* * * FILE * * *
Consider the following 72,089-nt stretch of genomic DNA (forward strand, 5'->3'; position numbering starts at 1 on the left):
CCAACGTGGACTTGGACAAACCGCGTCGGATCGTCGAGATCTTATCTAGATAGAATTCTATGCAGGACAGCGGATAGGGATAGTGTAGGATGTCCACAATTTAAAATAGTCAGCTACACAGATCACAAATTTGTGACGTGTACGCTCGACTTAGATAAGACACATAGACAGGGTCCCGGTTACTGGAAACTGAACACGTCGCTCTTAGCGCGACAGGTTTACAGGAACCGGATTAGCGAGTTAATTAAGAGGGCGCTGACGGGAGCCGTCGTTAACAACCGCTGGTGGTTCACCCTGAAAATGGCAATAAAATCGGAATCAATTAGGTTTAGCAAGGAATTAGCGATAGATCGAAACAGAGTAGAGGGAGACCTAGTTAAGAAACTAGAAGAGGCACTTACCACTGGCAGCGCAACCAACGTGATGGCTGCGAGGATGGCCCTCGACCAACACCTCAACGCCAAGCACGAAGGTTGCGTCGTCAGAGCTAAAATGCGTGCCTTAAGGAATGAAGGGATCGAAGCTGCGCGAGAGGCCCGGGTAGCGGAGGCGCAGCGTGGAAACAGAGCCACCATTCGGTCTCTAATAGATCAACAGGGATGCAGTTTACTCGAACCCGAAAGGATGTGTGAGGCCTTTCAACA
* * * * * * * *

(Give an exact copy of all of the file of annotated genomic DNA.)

Consider the following 72,089-nt stretch of genomic DNA (forward strand, 5'->3'; position numbering starts at 1 on the left):
CCAACGTGGACTTGGACAAACCGCGTCGGATCGTCGAGATCTTATCTAGATAGAATTCTATGCAGGACAGCGGATAGGGATAGTGTAGGATGTCCACAATTTAAAATAGTCAGCTACACAGATCACAAATTTGTGACGTGTACGCTCGACTTAGATAAGACACATAGACAGGGTCCCGGTTACTGGAAACTGAACACGTCGCTCTTAGCGCGACAGGTTTACAGGAACCGGATTAGCGAGTTAATTAAGAGGGCGCTGACGGGAGCCGTCGTTAACAACCGCTGGTGGTTCACCCTGAAAATGGCAATAAAATCGGAATCAATTAGGTTTAGCAAGGAATTAGCGATAGATCGAAACAGAGTAGAGGGAGACCTAGTTAAGAAACTAGAAGAGGCACTTACCACTGGCAGCGCAACCAACGTGATGGCTGCGAGGATGGCCCTCGACCAACACCTCAACGCCAAGCACGAAGGTTGCGTCGTCAGAGCTAAAATGCGTGCCTTAAGGAATGAAGGGATCGAAGCTGCGCGAGAGGCCCGGGTAGCGGAGGCGCAGCGTGGAAACAGAGCCACCATTCGGTCTCTAATAGATCAACAGGGATGCAGTTTACTCGAACCCGAAAGGATGTGTGAGGCCTTTCAACA